Thanks for reading my blog. If you have any questions or comments (even hostile ones) please don’t hesitate to ask/share. If you’re reading one of my older blogs, perhaps unrelated to neck or back pain, and it helps you, please remember Spinal Flow Yoga for you or someone you know in the future.
Chad Reilly is a Physical Therapist, obtaining his Master’s in Physical Therapy from Northern Arizona University. He graduated Summa Cum Laude with a B.S. Exercise Science also from NAU. He is a Certified Strength and Conditioning Specialist, and holds a USA Weightlifting Club Coach Certification as well as a NASM Personal Training Certificate. Chad completed his Yoga Teacher Training at Sampoorna Yoga in Goa, India.
6 thoughts on “Intermittent Fasting and/vs Calorie Restriction Diets”
We spoke briefly about this before, though reading about your findings gives additional insight to the benefits of a fasting diet over a long-term period.
That said. I’ve read articles in the past (i’ll have to find them for you) that contradicts that type of diet IF as an individual you are trying to cut weight and speed up metabolism. Personally, i’ve always been a larger guy and cutting weight is difficult.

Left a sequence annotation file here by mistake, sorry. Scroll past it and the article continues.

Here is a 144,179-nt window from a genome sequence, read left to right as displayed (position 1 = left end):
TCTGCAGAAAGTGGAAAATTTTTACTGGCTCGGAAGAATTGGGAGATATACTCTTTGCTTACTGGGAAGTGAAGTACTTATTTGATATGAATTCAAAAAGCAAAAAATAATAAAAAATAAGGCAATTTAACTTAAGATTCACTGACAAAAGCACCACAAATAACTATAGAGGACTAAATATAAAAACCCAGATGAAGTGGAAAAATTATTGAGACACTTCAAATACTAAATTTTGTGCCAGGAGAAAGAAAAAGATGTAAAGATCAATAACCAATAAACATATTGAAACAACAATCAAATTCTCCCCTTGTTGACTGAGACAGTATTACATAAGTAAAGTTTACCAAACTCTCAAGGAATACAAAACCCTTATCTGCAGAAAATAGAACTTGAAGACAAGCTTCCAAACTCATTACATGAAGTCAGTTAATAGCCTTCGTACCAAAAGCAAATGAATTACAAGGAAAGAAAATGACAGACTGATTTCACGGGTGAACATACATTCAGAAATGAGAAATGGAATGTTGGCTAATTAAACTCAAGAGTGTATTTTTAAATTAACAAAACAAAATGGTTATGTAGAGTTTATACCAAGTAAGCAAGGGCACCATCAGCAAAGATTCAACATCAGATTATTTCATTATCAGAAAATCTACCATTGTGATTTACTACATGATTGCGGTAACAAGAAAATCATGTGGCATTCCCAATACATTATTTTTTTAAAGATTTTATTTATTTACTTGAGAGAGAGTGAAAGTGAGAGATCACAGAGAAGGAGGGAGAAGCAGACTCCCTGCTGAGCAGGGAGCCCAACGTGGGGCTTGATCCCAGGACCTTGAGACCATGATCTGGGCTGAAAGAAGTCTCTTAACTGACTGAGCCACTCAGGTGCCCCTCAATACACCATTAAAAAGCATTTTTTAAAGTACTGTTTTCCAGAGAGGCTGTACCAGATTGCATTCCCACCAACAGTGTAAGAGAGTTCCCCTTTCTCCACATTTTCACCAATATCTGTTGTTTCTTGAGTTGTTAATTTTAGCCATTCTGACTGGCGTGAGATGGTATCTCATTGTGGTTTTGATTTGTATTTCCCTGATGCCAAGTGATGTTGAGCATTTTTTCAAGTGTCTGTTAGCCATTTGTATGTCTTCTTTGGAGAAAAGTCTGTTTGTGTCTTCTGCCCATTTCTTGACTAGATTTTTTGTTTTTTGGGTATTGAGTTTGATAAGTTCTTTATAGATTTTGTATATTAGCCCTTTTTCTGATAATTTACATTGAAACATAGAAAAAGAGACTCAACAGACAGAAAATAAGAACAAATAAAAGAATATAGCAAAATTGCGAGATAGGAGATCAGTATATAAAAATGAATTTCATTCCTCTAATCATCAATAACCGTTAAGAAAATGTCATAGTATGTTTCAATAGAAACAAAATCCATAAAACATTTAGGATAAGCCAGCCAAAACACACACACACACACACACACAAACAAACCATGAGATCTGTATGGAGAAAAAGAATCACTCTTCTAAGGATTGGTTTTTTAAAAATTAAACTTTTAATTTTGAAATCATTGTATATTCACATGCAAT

I’ve seen research suggesting eating my daily caloric intake all in a small amount of time, once per day, can lead my body to react by continually storing additional fat since it is not receiving nutrition throughout the day in intervals.
I’m still curious to compare this study to the specific needs of loosing body fat and increasing metabolism. It seems study shows that by eating small portions, every few hours throughout the day is a way to increase fat burning and metabolism overall in individuals while still preserving muscle mass. I’ll see what articles i can find to challenge or back up what i’ve learned in the past 10 years of personal experience with weight training, diets, etc.
Good post though, I enjoy reading about alternatives to both a healthy diet/lifestyle along with additional benefits that can be achieved.
Thanks for the comments Jake. I hear that a lot because the many small meals is what has been taught for the last few decades or so. I wouldn’t consider myself an expert as I only became interested in the caloric restriction/intermittent fasting stuff since mid April of this year when I read and blogged on that monkey study where they found increased muscle mass from eating less as they age. But that study wasn’t about fasting, rather just caloric restriction without a time restriction. It just turned out when I was reading more of the same types of papers regarding longevity in animals that intermittent fasting did much the same even if you didn’t restrict calories, the first paper I read being the one I discuss above.